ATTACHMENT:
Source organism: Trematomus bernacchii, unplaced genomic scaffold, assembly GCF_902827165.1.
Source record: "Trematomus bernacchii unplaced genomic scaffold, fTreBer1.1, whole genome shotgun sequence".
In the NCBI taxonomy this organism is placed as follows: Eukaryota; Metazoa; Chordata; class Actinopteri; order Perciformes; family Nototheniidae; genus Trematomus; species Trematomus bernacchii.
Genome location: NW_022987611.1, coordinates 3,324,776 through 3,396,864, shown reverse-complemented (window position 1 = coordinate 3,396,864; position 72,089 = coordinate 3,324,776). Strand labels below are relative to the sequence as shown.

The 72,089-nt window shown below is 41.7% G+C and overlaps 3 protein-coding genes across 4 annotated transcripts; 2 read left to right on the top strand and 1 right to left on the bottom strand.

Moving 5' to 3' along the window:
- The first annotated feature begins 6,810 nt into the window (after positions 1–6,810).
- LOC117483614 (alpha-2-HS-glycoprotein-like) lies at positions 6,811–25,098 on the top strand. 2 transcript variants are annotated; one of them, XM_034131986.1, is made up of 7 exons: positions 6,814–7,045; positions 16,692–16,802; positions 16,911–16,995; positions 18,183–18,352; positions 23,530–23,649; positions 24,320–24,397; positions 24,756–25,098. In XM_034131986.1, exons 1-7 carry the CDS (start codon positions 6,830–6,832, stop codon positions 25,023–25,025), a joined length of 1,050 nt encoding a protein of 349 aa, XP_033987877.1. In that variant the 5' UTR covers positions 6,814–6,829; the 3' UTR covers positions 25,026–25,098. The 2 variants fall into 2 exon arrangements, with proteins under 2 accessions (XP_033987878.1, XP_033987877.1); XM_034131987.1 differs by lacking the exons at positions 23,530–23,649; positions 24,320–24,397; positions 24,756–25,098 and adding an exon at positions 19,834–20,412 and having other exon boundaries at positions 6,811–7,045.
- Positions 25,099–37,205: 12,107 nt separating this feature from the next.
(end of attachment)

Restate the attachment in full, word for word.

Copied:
Source organism: Trematomus bernacchii, unplaced genomic scaffold, assembly GCF_902827165.1.
Source record: "Trematomus bernacchii unplaced genomic scaffold, fTreBer1.1, whole genome shotgun sequence".
In the NCBI taxonomy this organism is placed as follows: Eukaryota; Metazoa; Chordata; class Actinopteri; order Perciformes; family Nototheniidae; genus Trematomus; species Trematomus bernacchii.
Genome location: NW_022987611.1, coordinates 3,324,776 through 3,396,864, shown reverse-complemented (window position 1 = coordinate 3,396,864; position 72,089 = coordinate 3,324,776). Strand labels below are relative to the sequence as shown.

The 72,089-nt window shown below is 41.7% G+C and overlaps 3 protein-coding genes across 4 annotated transcripts; 2 read left to right on the top strand and 1 right to left on the bottom strand.

Moving 5' to 3' along the window:
- The first annotated feature begins 6,810 nt into the window (after positions 1–6,810).
- LOC117483614 (alpha-2-HS-glycoprotein-like) lies at positions 6,811–25,098 on the top strand. 2 transcript variants are annotated; one of them, XM_034131986.1, is made up of 7 exons: positions 6,814–7,045; positions 16,692–16,802; positions 16,911–16,995; positions 18,183–18,352; positions 23,530–23,649; positions 24,320–24,397; positions 24,756–25,098. In XM_034131986.1, exons 1-7 carry the CDS (start codon positions 6,830–6,832, stop codon positions 25,023–25,025), a joined length of 1,050 nt encoding a protein of 349 aa, XP_033987877.1. In that variant the 5' UTR covers positions 6,814–6,829; the 3' UTR covers positions 25,026–25,098. The 2 variants fall into 2 exon arrangements, with proteins under 2 accessions (XP_033987878.1, XP_033987877.1); XM_034131987.1 differs by lacking the exons at positions 23,530–23,649; positions 24,320–24,397; positions 24,756–25,098 and adding an exon at positions 19,834–20,412 and having other exon boundaries at positions 6,811–7,045.
- Positions 25,099–37,205: 12,107 nt separating this feature from the next.